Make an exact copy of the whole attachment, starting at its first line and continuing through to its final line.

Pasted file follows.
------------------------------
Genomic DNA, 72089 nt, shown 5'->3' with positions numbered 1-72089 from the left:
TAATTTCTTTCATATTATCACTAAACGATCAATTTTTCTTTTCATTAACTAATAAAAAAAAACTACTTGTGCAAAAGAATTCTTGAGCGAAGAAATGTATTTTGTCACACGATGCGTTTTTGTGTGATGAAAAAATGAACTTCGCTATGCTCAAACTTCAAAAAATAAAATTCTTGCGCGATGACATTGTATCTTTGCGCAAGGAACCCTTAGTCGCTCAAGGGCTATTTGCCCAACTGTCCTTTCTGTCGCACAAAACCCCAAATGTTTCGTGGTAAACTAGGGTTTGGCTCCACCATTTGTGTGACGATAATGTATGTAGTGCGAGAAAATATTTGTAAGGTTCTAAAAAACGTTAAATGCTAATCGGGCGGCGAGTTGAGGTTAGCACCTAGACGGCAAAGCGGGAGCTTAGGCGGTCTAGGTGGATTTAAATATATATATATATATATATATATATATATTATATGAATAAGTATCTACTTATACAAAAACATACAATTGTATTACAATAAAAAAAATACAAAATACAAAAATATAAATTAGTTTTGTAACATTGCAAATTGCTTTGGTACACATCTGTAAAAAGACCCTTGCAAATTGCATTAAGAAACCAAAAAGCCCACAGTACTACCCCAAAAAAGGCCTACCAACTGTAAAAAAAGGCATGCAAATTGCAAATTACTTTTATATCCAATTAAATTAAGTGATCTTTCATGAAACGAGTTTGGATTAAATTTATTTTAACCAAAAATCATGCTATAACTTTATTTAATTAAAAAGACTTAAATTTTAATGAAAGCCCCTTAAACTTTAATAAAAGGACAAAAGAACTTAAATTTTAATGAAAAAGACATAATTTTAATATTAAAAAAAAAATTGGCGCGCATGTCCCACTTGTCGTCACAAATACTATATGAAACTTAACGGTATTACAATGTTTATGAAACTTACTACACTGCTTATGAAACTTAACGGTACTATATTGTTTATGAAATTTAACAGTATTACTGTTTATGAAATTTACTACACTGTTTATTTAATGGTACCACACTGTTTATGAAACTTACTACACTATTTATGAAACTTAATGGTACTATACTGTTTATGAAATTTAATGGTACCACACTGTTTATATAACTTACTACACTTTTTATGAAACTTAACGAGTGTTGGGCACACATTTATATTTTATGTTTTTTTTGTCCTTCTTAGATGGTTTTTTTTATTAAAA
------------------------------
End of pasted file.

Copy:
Genomic DNA, 72089 nt, shown 5'->3' with positions numbered 1-72089 from the left:
TAATTTCTTTCATATTATCACTAAACGATCAATTTTTCTTTTCATTAACTAATAAAAAAAAACTACTTGTGCAAAAGAATTCTTGAGCGAAGAAATGTATTTTGTCACACGATGCGTTTTTGTGTGATGAAAAAATGAACTTCGCTATGCTCAAACTTCAAAAAATAAAATTCTTGCGCGATGACATTGTATCTTTGCGCAAGGAACCCTTAGTCGCTCAAGGGCTATTTGCCCAACTGTCCTTTCTGTCGCACAAAACCCCAAATGTTTCGTGGTAAACTAGGGTTTGGCTCCACCATTTGTGTGACGATAATGTATGTAGTGCGAGAAAATATTTGTAAGGTTCTAAAAAACGTTAAATGCTAATCGGGCGGCGAGTTGAGGTTAGCACCTAGACGGCAAAGCGGGAGCTTAGGCGGTCTAGGTGGATTTAAATATATATATATATATATATATATATATATTATATGAATAAGTATCTACTTATACAAAAACATACAATTGTATTACAATAAAAAAAATACAAAATACAAAAATATAAATTAGTTTTGTAACATTGCAAATTGCTTTGGTACACATCTGTAAAAAGACCCTTGCAAATTGCATTAAGAAACCAAAAAGCCCACAGTACTACCCCAAAAAAGGCCTACCAACTGTAAAAAAAGGCATGCAAATTGCAAATTACTTTTATATCCAATTAAATTAAGTGATCTTTCATGAAACGAGTTTGGATTAAATTTATTTTAACCAAAAATCATGCTATAACTTTATTTAATTAAAAAGACTTAAATTTTAATGAAAGCCCCTTAAACTTTAATAAAAGGACAAAAGAACTTAAATTTTAATGAAAAAGACATAATTTTAATATTAAAAAAAAAATTGGCGCGCATGTCCCACTTGTCGTCACAAATACTATATGAAACTTAACGGTATTACAATGTTTATGAAACTTACTACACTGCTTATGAAACTTAACGGTACTATATTGTTTATGAAATTTAACAGTATTACTGTTTATGAAATTTACTACACTGTTTATTTAATGGTACCACACTGTTTATGAAACTTACTACACTATTTATGAAACTTAATGGTACTATACTGTTTATGAAATTTAATGGTACCACACTGTTTATATAACTTACTACACTTTTTATGAAACTTAACGAGTGTTGGGCACACATTTATATTTTATGTTTTTTTTGTCCTTCTTAGATGGTTTTTTTTATTAAAA